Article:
Shaman, by Katie Andraski, student, poet, horsewoman. Article published in The Huffington Post June 22nd, 2016
Shaman. That’s what I thought about Mark Russell. He may be laying his hands on the horses like any well trained body worker, adjusting horses where they are broken, but he’s also wiggling the energy around us, with a quiet that is astounding and deeply powerful, a power like jeremy camp’s song that reminds a person that the power inside us is the power that raised jesus from the dead. This is exquisite, gentle power that converts, brings us into quiet. I saw it with the horses. And I saw his tact with the horses’ people. He told marvelous horse stories as he worked with our horses, quietly as paint drying, but more powerful than hurling ropes or a horse circling. He worked with each animal’s need, adjusting his skill to meet that horse.
Our horses changed. I saw a nervous Paso Fino held up to a wall until he quieted and relaxed. Mark adjusted his noseband and told the story that these little horses are trained by big men when they are babies, that they are set up to be nervous both with that early training and their genetics. Even their gait is quick, nervous looking.
I saw similar changes with other horses. He showed them how to feel their legs as they meet the ground. And it all started with the occiput, the joint right behind the ears. But Mark said they needed to be connected from the bottom of the inside hind leg (the leg working on the inside of the circle) up through the spine to the back of the head. He touched them with power and gentleness. I saw unsound horses become sound.
I know I’m not supposed to call a person a shaman. Their energy is not supposed to be joyous or full of light or at least that’s the impression I was given from my fundamentalist background, much of which I’ve begun to question. I was taught to fear anyone who danced with the Powers That Be because those can turn overwhelming fast.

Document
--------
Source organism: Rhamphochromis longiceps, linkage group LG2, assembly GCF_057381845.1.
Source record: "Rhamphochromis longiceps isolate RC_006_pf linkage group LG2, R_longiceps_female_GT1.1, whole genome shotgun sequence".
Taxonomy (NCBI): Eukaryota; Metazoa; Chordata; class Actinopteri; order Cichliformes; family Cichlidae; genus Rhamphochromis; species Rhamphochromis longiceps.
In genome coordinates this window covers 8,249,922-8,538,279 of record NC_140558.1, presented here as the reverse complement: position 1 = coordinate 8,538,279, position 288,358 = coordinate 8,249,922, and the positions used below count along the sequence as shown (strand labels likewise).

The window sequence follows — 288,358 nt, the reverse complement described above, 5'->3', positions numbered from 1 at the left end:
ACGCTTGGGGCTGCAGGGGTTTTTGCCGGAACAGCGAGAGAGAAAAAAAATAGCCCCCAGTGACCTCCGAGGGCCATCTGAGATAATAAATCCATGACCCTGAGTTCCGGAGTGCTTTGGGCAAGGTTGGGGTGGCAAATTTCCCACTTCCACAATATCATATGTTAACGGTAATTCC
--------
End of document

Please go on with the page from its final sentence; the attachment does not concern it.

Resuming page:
Throughout my life I’ve known people like this and have stepped behind faith and quiet when we talked. I have listened. I have been open to their stories, but I haven’t been sure, because I think there are powers that are like molten rock, that are part of a good creation, but way too hot for my spiritual sneakers to walk on.
I am afraid I will close off my devout friends by saying this, by being in awe of Mark’s power, which came from goodness. (I had the same experience when I stepped onto the ground where Stonehenge was. My goodness that place was full of light.) And I think of the disciples tattling on someone casting out demons in Jesus’ name. “Should we shut his operation down?” they asked. Jesus said, “No, no. Anyone who is not against me is for me.”
I’m not even sure Mark would want me to name him this way. People with this kind of power don’t seem to want it known. Jesus used to tell people he healed to keep quiet about it, but they never did. He spoke of healing a colleague who had injured himself horribly from a martial arts move that went terribly wrong. I saw those hands, often quietly on the bridle, waiting for horse time, inviting a horse to flex. I saw horses become educated to what our hands on the reins mean and how they can direct the whole body. I saw how we can balance a horse from the ground and let the horse make whatever move she needs to make, while staying calm because the horse was being a horse.